Encouraging recovery, investment, and growth, the Budget announcement two weeks ago gave many reasons for business owners to be optimistic about the future. However, with the planned rise in Corporation Tax and the end of the furlough scheme, it is now more important than ever to scrutinise and monitor business finances.
Below we consider the key impacts of the announcements:
As expected, the furlough scheme has been extended until September 2021. Employers will be expected to pay 10% towards the hours their employees do not work in July, increasing to 20% in August and September. Business owners will need to assess the cash-flow impacts of these contributions as well as the on-going Employers’ National Insurance and pension costs. From October, unless businesses can return to pre-Covid revenues, the true cost of maintaining a full work force will need to be understood to see if this is viable.
Help to Grow scheme
The new Help to Grow scheme has been set up to empower small and medium-sized enterprises (SMEs) to become more productive by providing access to some of the UK’s top business schools. The scheme will give businesses access to a range of management training courses, provide online training seminars, and any small business can apply for a £5,000 grant to pay for Government-approved productivity software. Even for the more experienced entrepreneur there may be beneficial insights for the taking here and this shouldn’t be overlooked.
Business rates holiday
The business rates holiday in England has been extended by an additional three months so that businesses in the retail, hospitality and leisure sectors will pay no business rates for three months from 1 April 2021. From 1 July 2021 to 31 March 2022, rates will be discounted to one third of the normal charge, up to a maximum of £2m for closed businesses, and this change is important to factor into cash-flow planning.
Grant funding will be available to businesses in England through a new Restart Grant scheme which provides a one-off cash grant of up to £18,000 for leisure and hospitality businesses (as well as gyms and personal care) and £6,000 for non-essential retail per premises. This will replace the current Local Restrictions Support Grants which close at the end of March.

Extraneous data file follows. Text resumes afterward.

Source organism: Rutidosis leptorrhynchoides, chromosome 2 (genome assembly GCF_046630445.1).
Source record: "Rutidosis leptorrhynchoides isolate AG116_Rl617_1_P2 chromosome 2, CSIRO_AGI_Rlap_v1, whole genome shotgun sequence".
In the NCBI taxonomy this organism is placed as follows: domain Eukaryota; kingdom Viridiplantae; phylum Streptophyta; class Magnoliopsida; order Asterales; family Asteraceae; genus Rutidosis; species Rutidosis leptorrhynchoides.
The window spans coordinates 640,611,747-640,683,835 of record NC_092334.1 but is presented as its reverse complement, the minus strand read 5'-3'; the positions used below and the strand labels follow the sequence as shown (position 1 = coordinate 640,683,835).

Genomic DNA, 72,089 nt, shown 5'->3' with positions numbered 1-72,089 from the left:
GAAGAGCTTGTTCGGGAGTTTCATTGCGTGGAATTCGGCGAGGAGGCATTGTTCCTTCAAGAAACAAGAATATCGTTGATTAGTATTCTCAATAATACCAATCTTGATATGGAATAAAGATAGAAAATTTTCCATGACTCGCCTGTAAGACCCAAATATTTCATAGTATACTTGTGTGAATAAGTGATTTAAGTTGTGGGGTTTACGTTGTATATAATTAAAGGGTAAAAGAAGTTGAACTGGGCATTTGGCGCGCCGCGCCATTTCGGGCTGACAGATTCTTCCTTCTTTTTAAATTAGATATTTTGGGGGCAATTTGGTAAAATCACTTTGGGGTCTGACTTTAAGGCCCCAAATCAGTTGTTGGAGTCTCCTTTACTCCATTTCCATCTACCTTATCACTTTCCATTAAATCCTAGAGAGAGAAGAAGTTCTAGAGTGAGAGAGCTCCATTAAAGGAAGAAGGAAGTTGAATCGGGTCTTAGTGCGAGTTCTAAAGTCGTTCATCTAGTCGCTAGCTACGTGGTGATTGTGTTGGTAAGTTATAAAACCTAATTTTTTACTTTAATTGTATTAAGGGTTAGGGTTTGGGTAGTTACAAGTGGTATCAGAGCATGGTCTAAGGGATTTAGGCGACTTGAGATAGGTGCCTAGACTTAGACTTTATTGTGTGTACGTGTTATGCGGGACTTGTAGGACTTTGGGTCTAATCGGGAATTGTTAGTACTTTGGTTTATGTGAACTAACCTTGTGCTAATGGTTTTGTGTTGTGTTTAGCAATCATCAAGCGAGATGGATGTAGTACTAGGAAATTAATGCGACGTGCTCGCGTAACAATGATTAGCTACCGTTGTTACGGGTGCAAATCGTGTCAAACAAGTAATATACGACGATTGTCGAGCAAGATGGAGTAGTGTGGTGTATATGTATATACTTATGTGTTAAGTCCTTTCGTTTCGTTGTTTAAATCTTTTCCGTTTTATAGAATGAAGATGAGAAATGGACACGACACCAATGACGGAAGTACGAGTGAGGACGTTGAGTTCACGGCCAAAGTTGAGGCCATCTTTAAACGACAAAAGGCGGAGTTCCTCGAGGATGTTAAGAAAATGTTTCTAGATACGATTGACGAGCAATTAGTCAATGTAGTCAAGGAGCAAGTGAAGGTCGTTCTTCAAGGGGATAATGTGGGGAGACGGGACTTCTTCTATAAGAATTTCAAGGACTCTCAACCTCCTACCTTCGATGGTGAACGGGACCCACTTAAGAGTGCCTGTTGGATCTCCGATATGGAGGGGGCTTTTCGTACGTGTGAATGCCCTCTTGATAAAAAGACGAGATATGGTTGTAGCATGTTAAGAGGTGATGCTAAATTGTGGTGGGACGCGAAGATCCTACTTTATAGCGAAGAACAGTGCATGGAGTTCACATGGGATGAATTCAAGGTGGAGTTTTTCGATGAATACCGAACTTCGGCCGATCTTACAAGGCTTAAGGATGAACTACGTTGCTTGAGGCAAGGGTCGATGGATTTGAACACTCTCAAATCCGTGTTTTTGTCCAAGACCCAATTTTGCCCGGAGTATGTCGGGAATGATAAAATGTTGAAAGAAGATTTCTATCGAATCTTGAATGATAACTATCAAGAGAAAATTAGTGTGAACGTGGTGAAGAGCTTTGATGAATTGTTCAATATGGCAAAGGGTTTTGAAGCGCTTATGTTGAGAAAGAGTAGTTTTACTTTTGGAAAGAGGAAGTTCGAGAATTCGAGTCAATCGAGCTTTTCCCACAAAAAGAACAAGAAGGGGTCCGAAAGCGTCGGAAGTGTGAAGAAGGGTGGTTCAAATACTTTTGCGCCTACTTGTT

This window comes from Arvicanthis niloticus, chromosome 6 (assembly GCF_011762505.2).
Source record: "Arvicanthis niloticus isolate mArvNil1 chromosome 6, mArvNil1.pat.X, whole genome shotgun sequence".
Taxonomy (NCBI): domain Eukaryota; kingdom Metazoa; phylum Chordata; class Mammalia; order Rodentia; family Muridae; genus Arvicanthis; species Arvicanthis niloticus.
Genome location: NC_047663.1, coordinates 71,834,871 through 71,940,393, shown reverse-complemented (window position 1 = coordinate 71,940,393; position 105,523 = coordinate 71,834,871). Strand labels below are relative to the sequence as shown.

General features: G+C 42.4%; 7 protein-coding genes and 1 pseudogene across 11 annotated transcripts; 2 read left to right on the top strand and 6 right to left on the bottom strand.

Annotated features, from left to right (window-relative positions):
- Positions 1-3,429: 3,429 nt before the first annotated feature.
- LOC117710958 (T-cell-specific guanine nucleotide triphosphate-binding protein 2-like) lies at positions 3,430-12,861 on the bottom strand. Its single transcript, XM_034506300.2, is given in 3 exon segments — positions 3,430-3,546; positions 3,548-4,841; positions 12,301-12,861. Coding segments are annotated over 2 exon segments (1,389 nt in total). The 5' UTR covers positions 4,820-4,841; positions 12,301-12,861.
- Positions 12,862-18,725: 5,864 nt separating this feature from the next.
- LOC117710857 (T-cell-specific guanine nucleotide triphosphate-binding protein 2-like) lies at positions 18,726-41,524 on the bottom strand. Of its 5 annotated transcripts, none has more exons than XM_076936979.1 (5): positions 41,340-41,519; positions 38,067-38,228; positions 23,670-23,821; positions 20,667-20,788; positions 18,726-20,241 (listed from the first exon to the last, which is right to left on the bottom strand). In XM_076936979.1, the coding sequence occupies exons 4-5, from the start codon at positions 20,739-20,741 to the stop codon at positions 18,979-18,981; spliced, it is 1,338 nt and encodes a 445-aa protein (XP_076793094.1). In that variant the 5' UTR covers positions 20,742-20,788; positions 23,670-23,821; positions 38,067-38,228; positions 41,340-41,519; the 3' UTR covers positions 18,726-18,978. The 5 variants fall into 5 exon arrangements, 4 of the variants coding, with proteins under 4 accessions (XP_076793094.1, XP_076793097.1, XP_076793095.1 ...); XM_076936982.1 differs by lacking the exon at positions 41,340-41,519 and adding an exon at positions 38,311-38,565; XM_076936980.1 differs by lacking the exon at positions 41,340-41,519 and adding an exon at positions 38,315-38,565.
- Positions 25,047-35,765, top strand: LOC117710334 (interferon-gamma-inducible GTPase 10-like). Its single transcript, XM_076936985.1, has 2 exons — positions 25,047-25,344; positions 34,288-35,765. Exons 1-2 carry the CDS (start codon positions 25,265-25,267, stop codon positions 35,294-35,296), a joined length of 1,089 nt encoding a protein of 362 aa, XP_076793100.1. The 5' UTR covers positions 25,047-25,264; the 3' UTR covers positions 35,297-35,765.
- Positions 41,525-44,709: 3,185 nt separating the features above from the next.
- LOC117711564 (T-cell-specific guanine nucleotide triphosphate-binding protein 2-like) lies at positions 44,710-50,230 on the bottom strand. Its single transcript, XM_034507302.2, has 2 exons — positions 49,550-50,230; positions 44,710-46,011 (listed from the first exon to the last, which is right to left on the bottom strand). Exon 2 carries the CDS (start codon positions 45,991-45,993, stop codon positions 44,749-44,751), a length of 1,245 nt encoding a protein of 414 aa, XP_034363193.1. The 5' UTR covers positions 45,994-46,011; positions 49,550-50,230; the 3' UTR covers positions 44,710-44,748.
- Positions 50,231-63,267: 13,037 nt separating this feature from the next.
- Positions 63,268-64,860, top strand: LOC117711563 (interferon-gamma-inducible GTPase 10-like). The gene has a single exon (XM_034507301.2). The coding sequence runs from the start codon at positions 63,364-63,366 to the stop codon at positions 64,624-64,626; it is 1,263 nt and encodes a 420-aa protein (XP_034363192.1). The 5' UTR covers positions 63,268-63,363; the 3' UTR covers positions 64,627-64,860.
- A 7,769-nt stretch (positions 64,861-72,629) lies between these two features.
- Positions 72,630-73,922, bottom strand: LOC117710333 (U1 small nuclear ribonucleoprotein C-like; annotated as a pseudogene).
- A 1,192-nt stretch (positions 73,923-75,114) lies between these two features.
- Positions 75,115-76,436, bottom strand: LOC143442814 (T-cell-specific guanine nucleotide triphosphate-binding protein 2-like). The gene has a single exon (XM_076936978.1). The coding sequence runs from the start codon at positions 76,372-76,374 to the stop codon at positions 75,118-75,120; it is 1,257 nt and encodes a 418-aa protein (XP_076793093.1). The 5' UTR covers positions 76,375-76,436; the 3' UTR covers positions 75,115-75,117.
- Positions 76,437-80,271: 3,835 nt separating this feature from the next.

As with previous Covid-19 grants, businesses will be paid via local councils and amounts will be based on rateable values. It is therefore essential to keep an eye on local council websites to ensure these grants are not missed.
Self-Employment Income Support Scheme
The scheme will continue with a fourth and a fifth grant and many more people including those that became self-employed in 2019/20 will be able to claim. However, company directors who are shareholders (who pay themselves in dividends) were again excluded from support and are unable to make any claims.
Recovery Loan Scheme
A new Recovery Loan Scheme which will make available loans between £25,001 and £10m, and asset and invoice finance between £1,000 and £10m will be launched to replace the existing Government-guaranteed loan schemes (the Coronavirus Business Interruption Loan Scheme and the Bounce Back Loan Scheme) which close at the end of March.
The scheme aims to help businesses affected by COVID-19 and can be used for any legitimate business purpose, including managing cash flow, investment, and growth. It is designed to appeal to businesses that can afford to take out additional debt finance for these purposes.
Further details on the scheme can be found here:
Critically, businesses which have previously received support under the existing schemes will still be eligible to access facilities under this new scheme, although the new scheme will not be interest free.
Given the availability of lending options, business owners may wish to think carefully about whether it is worth taking on additional debt now which could be used in the future i.e. to fund future tax liabilities once they return to profitability.